Dozens stood closely together, some wrapped in blankets and others in constant motion, with all eyes to the sky.
Some 150 base personnel convened at the Ronald Reagan Memorial Viewing Site on the northern portion of Vandenberg Air Force Base late Tuesday and braved the cold, as the North County base located some 10 miles from the city of Lompoc hosted its first launch as a member of the United States Space Force. At approximately 12:33 a.m. local time, following a short, unidentified delay, an unarmed Minuteman III intercontinental ballistic missile roared from its silo and ascended towards the moon.
Stationed just mere miles from the launch pad, the group watched on as the missile burst through the sky, leaving only a trace of smoke in front of the moon’s shadow. After detaching, the ICBM’s re-entry vehicle traveled approximately 4,200 miles to the Kwajalein Atoll in the Marshall Islands.
“These test launches verify the accuracy and reliability of the ICBM weapon system, providing valuable data to ensure a continued safe, secure and effective nuclear deterrent. Test launches are not a response or reaction to world events or regional tensions,” read a statement issued by Air Force Global Strike Command, which conducted the launch.
The test was considered a developmental test launch, in that it used a spare missile from storage to validate flight worthiness of new or replacement components in an “as-near-to-operational environment” as possible, officials said.
Known as Flight Test Unit 2, this was the second of four FTUs scheduled over the next several years to validate replacement components that will ensure continued Minuteman III viability. FTU 1 occurred last February.
“Developmental testing provides valuable data to Air Force Global Strike Command and Air Force Nuclear Weapons Center for both modernization and sustainment of the ICBM weapon system,” Col. Omar Colbert, 576th Flight Test Squadron Commander, said in a statement. “The Minuteman III is aging, and modernization programs such as this are essential in ensuring that our Nation has a reliable nuclear deterrent through the rest of its lifespan and beyond. Most importantly, this visible indicator of our National security capabilities serves to assure our partners and dissuade potential aggressors.”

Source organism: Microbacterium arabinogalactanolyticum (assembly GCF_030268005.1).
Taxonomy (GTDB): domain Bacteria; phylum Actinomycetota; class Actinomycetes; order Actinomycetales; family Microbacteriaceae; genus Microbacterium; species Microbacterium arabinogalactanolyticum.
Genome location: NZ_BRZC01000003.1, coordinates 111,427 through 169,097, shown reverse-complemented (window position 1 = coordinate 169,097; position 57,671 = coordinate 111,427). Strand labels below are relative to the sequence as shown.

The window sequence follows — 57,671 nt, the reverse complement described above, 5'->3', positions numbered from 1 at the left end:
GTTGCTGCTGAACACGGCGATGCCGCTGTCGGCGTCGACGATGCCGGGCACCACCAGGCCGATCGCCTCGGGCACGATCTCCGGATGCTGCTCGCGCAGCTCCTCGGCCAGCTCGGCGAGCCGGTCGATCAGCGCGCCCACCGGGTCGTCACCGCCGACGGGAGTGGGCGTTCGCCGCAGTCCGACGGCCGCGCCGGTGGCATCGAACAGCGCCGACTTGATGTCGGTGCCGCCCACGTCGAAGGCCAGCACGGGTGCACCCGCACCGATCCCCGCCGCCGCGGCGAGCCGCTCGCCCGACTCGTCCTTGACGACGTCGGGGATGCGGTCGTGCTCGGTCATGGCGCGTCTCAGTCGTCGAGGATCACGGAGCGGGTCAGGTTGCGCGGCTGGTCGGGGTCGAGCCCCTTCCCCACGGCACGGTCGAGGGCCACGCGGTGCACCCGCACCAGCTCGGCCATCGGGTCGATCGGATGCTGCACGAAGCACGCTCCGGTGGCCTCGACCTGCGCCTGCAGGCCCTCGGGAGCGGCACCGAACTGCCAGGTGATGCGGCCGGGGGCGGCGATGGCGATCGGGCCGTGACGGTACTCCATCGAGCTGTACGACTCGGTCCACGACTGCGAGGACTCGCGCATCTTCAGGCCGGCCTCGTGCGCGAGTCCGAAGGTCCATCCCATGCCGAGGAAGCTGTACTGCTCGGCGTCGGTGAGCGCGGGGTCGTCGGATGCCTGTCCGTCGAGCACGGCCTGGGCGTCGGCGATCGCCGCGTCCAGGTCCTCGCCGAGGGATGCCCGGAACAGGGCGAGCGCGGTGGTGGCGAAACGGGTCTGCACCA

Airmen from the 341st Missile Wing at Malmstrom AFB, 90th Missile Wing at F.E. Warren AFB, and 91st Missile Wing at Minot, were selected for the task force to support the test launch. The three missile bases have crew members standing alert 24 hours a day, year-round, overseeing the nation’s ICBM alert forces.
“It’s been an incredible opportunity for the combined Task Force of combat crew and maintenance members from F.E. Warren, Minot and Malmstrom AFB to partner with the professionals from the 576th Flight Test Squadron and 30th Space Wing,” Maj. Christopher Crommie, Task Force Commander said in a statement. “I am extremely proud of the team’s hard work, professionalism and dedication to accomplish a unique and important mission to prepare the ICBM for test and monitor the sortie up until test execution. The attention given to every task accomplished here reflects the precision and professionalism they – and our fellow Airmen up north – bring every day to ensure the success of our mission out in the missile fields.”
Data collected from test launches is used for continuing force development evaluation. The ICBM test launch program demonstrates the operational capability of the missile and ensure the U.S. is able to maintain “a strong, credible nuclear deterrent as a key element of U.S. national security and the security of U.S. allies and partners,” officials said.
Vandenberg’s 30th Space Wing provided critical technical capabilities in support of the launch. Col Kris Barcomb, 30th Operations Group commander, was the launch decision authority.
“We are very proud to have accomplished this operation with our long-standing mission partner, Air Force Global Strike Command,” Col. Barcomb said in a statement. “We look forward to building on this launch as we continue to provide robust, safe and reliable capabilities critical to the testing and evaluation of the ICBM program, and many space and range programs to come.”
Wednesday’s launch may be a sign of future endeavors, as 30th Space Wing Commander Col. Anthony Mastalir said he sees Vandenberg Airmen leading the next generation of space lift and range capabilities.
“Our Airmen remain laser-focused on the flawless execution of our launch and range missions,” Col. Mastalir said in a statement. “I am extremely proud of the continued collaboration between the 30th Space Wing and the 576th Flight Test Squadron, culminating in another successful demonstration of our steadfast commitment to mission success.”
The launch calendars are built three to five years in advance, with planning for each individual launch beginning roughly six months to a year prior to launch.